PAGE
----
In 2012, the U.S. Department of Energy’s Office of Science awarded a $120 million grant to a new technology center focused on battery development - headquartered at Argonne National Laboratory in suburban Chicago, Illinois. As VOA’s Kane Farabaugh reports, there scientists are making the next technological breakthroughs in energy storage.
Video

Video In NW Pakistan, Army Offensive Causes Massive Number of Displaced

Pakistan’s army offensive in North Waziristan has resulted in the large-scale displacement of the local population. VOA's Ayaz Gul reports from northwest Pakistan where authorities say around 80 percent of the estimated 1 million internally displaced persons [IDPs] have settled in Bannu district, while much of the remaining 20 percent are scattered in nearby cities.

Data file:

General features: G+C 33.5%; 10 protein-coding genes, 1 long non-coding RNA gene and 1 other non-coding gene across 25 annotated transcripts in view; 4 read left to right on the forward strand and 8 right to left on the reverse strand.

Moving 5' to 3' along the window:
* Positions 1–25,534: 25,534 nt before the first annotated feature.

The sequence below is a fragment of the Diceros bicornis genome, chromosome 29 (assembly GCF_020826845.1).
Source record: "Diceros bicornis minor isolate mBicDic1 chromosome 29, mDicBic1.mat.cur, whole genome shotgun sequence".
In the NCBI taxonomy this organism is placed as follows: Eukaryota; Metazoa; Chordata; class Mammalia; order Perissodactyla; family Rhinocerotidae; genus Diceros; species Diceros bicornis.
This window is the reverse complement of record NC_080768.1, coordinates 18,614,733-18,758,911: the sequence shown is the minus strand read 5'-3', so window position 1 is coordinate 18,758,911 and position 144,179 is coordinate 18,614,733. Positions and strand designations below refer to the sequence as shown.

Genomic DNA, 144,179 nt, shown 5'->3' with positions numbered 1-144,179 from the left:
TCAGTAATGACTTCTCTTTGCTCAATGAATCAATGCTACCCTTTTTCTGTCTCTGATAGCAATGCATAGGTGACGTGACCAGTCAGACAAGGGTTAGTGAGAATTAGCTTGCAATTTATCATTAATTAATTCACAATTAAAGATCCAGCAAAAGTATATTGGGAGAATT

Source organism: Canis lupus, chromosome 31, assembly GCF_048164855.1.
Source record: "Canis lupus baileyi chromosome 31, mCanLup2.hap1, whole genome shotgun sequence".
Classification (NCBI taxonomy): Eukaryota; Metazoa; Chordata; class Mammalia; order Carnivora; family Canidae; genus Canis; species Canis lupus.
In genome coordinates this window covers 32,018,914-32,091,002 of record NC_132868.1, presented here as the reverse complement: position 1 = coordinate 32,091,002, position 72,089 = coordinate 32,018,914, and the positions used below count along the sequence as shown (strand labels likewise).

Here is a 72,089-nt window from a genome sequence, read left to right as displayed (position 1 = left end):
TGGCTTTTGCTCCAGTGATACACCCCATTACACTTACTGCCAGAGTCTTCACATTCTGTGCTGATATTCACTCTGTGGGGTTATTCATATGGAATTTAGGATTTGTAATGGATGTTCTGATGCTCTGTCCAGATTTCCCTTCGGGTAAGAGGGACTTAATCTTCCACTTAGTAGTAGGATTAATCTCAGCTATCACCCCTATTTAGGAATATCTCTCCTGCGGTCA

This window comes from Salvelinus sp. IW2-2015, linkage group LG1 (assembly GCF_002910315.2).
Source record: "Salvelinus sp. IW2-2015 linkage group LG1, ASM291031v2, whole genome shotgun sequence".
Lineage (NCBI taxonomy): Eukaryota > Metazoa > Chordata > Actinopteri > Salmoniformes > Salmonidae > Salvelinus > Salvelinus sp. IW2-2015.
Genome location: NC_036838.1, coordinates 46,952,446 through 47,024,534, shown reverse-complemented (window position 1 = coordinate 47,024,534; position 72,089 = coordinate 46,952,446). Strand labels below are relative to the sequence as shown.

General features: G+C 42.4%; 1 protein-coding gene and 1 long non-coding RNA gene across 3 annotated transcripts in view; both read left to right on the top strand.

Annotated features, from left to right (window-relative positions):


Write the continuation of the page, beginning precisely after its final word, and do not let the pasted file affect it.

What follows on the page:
Video

Video Kurdish Peshmerga Force Secures Kirkuk, Its Oil

The Kurdistan regional government has sent its Peshmerga troops into the adjacent province of Kirkuk to drive out insurgents, and to secure the area's rich oil fields. By doing this, the regional government has added a fourth province to the three it officially controls. The oil also provides revenue that could make an independent Kurdistan economically strong. VOA’s Jeffrey Young went out with the Peshmerga and filed this report.
Video

Video Malaysia Reeling: Second Air Disaster in Four Months

Malaysia is reeling from the second air disaster in four months involving the country’s flag carrier. Flight 340 vanished in March and despite an extensive search, no debris has been found. And on Thursday, Flight 17, likely hit by a surface-to-air missile, came apart over eastern Ukraine. The two incidents together have left more than 500 people dead. VOA Correspondent Steve Herman reports from Kuala Lumpur.

AppleAndroid